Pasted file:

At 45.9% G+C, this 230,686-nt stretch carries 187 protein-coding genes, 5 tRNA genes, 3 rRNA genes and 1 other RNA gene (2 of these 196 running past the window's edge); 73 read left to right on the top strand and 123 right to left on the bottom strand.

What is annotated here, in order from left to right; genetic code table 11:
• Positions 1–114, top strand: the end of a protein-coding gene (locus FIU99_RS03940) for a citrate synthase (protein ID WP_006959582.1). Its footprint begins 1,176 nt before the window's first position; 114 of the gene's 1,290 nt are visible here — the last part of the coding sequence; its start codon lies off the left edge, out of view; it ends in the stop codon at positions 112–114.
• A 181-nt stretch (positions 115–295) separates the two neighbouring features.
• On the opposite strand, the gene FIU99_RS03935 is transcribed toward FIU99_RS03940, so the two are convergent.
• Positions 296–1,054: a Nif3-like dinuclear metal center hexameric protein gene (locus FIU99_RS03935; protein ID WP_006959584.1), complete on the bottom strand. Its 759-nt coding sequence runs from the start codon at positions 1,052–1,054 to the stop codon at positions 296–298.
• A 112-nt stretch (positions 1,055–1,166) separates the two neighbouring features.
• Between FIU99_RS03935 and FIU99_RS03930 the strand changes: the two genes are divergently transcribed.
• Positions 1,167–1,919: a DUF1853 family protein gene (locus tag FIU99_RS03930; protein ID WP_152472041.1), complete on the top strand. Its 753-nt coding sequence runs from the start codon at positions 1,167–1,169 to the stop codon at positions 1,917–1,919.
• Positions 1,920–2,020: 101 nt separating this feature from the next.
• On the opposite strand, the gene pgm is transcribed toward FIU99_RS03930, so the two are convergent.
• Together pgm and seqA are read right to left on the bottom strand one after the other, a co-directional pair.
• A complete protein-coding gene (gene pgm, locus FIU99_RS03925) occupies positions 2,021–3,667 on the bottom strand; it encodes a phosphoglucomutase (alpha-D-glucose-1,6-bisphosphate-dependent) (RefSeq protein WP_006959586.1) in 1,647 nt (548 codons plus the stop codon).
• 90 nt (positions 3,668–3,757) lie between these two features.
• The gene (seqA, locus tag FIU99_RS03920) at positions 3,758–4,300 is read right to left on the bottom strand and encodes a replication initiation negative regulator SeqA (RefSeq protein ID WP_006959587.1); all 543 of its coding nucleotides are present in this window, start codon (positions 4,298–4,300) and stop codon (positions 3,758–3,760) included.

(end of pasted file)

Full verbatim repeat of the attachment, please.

At 45.9% G+C, this 230,686-nt stretch carries 187 protein-coding genes, 5 tRNA genes, 3 rRNA genes and 1 other RNA gene (2 of these 196 running past the window's edge); 73 read left to right on the top strand and 123 right to left on the bottom strand.

What is annotated here, in order from left to right; genetic code table 11:
• Positions 1–114, top strand: the end of a protein-coding gene (locus FIU99_RS03940) for a citrate synthase (protein ID WP_006959582.1). Its footprint begins 1,176 nt before the window's first position; 114 of the gene's 1,290 nt are visible here — the last part of the coding sequence; its start codon lies off the left edge, out of view; it ends in the stop codon at positions 112–114.
• A 181-nt stretch (positions 115–295) separates the two neighbouring features.
• On the opposite strand, the gene FIU99_RS03935 is transcribed toward FIU99_RS03940, so the two are convergent.
• Positions 296–1,054: a Nif3-like dinuclear metal center hexameric protein gene (locus FIU99_RS03935; protein ID WP_006959584.1), complete on the bottom strand. Its 759-nt coding sequence runs from the start codon at positions 1,052–1,054 to the stop codon at positions 296–298.
• A 112-nt stretch (positions 1,055–1,166) separates the two neighbouring features.
• Between FIU99_RS03935 and FIU99_RS03930 the strand changes: the two genes are divergently transcribed.
• Positions 1,167–1,919: a DUF1853 family protein gene (locus tag FIU99_RS03930; protein ID WP_152472041.1), complete on the top strand. Its 753-nt coding sequence runs from the start codon at positions 1,167–1,169 to the stop codon at positions 1,917–1,919.
• Positions 1,920–2,020: 101 nt separating this feature from the next.
• On the opposite strand, the gene pgm is transcribed toward FIU99_RS03930, so the two are convergent.
• Together pgm and seqA are read right to left on the bottom strand one after the other, a co-directional pair.
• A complete protein-coding gene (gene pgm, locus FIU99_RS03925) occupies positions 2,021–3,667 on the bottom strand; it encodes a phosphoglucomutase (alpha-D-glucose-1,6-bisphosphate-dependent) (RefSeq protein WP_006959586.1) in 1,647 nt (548 codons plus the stop codon).
• 90 nt (positions 3,668–3,757) lie between these two features.
• The gene (seqA, locus tag FIU99_RS03920) at positions 3,758–4,300 is read right to left on the bottom strand and encodes a replication initiation negative regulator SeqA (RefSeq protein ID WP_006959587.1); all 543 of its coding nucleotides are present in this window, start codon (positions 4,298–4,300) and stop codon (positions 3,758–3,760) included.